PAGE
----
NEWS » Fines up to €7,000 for buying counterfeit goods from beach vendors?
Fines up to €7,000 for buying counterfeit goods from beach vendors?
When on Italian beaches beware of illegal vendors.
From this summer tourists who pay for massages, tattoos, hair braids and counterfeit products from unauthorised vendors could run the risk of a fine up to €7,000.
According to the ruling called Safe Beaches wanted by Italy’s interior minister, Matteo Salvini, vendors caught selling counterfeit products could face fines of between €2,500 and €15,500 and have their merchandise confiscated. Harsh fines also apply to customers.
The proposed ruling which is expected to be rolled out this summer aims to tackle vendors who sell fake brands and evade tax, damaging legitimate businesses.
Laws relating to the illegal trade in counterfeit goods are already on the statute book. The new decree against vendors and those who choose to buy from them will be enforced by Local police, Carabinieri and the Tax police.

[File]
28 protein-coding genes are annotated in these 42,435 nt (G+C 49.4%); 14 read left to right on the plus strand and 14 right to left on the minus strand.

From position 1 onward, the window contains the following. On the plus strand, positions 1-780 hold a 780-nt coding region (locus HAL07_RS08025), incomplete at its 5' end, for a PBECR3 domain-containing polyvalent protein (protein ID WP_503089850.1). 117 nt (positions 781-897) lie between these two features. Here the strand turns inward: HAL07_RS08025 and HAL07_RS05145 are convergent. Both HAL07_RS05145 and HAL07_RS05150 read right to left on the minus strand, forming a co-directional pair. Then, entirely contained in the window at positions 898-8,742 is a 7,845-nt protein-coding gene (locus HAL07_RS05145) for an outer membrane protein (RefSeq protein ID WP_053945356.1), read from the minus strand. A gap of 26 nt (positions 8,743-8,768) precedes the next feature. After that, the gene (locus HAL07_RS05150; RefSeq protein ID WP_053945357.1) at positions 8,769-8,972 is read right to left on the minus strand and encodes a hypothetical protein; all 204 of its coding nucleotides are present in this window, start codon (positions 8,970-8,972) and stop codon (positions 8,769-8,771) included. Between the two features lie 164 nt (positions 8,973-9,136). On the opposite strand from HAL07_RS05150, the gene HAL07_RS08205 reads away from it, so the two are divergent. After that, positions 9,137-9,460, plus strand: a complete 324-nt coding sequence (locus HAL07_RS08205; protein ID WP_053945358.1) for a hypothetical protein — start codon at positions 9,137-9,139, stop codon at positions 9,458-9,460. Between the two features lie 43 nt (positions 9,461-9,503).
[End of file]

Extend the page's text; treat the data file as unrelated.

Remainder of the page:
Since 2017, more than half a million of bags, clothes, shoes and accessories have been seized and over 10,000 people have been arrested.
The damage caused by knockoffs is quite significant, the business association Confesercenti estimates that trade in counterfeit goods totals €22bn a year in Italy, with tax authorities arguably losing out on billions in revenue.
In the first half of last year, the Guardia Finanza tax authorities confiscated €265m worth of counterfeit goods, including clothing and accessories.
According to a new OECD report, gGlobal trade in fake Italian goods such as luxury handbags, watches, foodstuffs and car parts is stealing from Italy’s economy around 1-2% of GDP in terms of lost sales. This resulted in over 25 billion euros in lost sales by Italian companies in a year when Italy’s GDP was 1.6 trillion euros.
The combination of trade in fake Italian products and imports of counterfeit goods resulted in a loss of public revenues in Italy equal to 10 billion euros, or 0.6% of Italian GDP. Counterfeiting and piracy also led to the loss of at least 87,000 jobs in Italy in 2013, equivalent to 2% of the country’s full-time equivalent employees.
The report shows that around half of the fake goods smuggled into Italy in 2013 were sold to consumers who were aware they were buying fake products, with the remaining share purchased unknowingly. The share of fakes bought knowingly in Italy ranges from 15% from food items to 60% for watches and IT and communications devices.